- Police Beat
- The Forecaster
BATH — A $2.5 million bond that goes to voters Nov. 5 is aimed at helping the city catch up on road reconstruction.
“Each year we’re getting further and further behind in keeping up with our streets,” Public Works Director Peter Owen said Monday. “And that has to do with the struggle for budgets, normally, and not getting enough money for paving. So even though we’re paving streets, our streets are getting further and further behind, and it gets more expensive, the longer you leave a street.”
Streets addressed more frequently could be repaired with an overlay, but after 10-15 years a street must be ground or reconstructed, and then paved, Owen said. And Bath has a growing number of streets reaching that level.
With the proposed bond, he said, “the effort is to try to catch up to the numerous streets that are reaching that critical stage of really falling apart and requiring much more extensive investment.”
One of those streets is the section of High Street that runs from Leeman Highway to West Bath, a stretch of a little more than three miles. Although it is a state road – Route 209 – the street is inside a Maine Department of Transportation-designated urban compact zone, making its maintenance the responsibility of the city, Owen said.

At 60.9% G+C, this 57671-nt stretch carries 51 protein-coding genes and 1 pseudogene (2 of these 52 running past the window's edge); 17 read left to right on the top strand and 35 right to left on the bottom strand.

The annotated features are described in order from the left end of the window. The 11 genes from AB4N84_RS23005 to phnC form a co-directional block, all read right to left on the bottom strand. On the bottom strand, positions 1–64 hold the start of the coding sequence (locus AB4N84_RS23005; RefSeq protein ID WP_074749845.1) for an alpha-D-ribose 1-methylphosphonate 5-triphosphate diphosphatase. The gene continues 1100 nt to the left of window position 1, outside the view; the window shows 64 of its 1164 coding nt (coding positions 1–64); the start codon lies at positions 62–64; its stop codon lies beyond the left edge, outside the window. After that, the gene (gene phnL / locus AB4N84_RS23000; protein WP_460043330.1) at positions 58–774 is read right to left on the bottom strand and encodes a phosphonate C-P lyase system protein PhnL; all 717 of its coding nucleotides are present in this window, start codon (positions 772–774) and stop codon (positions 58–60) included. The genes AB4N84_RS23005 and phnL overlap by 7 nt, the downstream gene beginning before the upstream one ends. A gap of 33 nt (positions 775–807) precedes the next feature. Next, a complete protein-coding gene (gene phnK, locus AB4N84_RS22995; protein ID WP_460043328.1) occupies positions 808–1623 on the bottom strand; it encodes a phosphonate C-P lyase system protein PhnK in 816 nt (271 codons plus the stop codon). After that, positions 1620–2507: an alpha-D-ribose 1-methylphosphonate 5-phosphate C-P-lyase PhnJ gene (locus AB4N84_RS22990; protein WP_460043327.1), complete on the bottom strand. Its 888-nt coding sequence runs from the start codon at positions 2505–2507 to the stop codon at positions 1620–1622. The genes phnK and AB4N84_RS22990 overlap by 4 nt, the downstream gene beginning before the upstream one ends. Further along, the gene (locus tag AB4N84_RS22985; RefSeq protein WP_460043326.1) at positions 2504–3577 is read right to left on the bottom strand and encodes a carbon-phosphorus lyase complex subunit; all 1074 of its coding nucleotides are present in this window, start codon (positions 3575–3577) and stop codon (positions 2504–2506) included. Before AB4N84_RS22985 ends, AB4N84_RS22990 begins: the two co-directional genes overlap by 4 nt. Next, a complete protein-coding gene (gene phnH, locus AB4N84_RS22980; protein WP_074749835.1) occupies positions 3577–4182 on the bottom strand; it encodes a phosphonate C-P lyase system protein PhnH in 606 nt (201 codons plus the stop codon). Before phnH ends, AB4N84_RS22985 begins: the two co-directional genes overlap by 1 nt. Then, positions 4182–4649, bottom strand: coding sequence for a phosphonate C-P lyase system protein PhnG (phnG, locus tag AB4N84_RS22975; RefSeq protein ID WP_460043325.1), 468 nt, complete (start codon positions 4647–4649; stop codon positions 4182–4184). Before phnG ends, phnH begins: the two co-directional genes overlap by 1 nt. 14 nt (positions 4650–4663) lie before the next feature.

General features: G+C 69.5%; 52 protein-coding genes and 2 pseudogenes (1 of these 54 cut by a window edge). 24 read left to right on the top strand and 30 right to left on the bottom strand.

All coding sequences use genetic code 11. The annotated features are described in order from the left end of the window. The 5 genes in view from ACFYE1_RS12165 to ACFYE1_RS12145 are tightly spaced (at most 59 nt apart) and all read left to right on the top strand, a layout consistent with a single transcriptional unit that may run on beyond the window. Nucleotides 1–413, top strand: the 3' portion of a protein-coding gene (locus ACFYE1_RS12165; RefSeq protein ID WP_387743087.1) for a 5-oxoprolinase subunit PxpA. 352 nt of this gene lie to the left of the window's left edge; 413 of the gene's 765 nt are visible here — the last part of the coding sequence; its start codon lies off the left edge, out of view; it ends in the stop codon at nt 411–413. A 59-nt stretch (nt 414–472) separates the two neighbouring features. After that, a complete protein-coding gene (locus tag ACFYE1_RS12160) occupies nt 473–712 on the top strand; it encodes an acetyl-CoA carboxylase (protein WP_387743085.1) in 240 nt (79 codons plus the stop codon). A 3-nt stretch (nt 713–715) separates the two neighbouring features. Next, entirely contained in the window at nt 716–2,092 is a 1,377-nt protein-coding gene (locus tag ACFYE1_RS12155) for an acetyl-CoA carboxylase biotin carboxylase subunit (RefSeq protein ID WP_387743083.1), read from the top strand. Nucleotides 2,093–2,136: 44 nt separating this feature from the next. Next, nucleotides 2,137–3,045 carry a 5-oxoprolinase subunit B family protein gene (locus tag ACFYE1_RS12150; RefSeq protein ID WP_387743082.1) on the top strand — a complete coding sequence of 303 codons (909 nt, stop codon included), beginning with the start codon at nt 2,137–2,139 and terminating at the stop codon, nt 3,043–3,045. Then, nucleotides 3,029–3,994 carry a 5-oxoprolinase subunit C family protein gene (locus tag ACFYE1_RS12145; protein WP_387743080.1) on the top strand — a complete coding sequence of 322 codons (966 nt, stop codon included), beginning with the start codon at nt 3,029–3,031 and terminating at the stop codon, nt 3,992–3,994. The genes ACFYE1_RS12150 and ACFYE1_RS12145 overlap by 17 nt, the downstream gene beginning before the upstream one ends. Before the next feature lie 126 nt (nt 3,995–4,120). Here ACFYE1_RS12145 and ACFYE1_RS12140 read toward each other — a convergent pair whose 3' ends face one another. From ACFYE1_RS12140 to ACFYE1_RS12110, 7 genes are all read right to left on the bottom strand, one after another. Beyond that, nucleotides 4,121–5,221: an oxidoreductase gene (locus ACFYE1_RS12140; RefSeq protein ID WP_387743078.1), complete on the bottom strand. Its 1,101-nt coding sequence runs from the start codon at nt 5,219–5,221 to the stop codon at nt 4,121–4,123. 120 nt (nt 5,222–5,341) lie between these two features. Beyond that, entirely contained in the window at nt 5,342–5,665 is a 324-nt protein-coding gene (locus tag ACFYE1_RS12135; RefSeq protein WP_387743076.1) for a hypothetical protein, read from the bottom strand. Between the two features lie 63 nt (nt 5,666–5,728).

But the state offers a municipal partnership initiative, through which the city can receive up to $500,000 in grant funding as long it can match that amount, Owen said.
Reconstructing High Street could cost $1.2 million, Owen said. The city applied for the grant and was selected to receive the full $500,000, so the money from the bond would go toward paying the city’s match.
Other streets that the bond funds would address are in north Bath, including Ridge and Whiskeag roads. The city also plans to pave the entire downtown, and money could also be used to apply for more grants.
Work would begin next year, and “we’re looking at at least three to four years to spend that bond,” Owen said.
With interest included over the life of the 15-year bond, its total cost would be $3.3 million.
Polls will be open at Bath Middle School, 6 Old Brunswick Road, from 8 a.m. to 8 p.m. Nov. 5.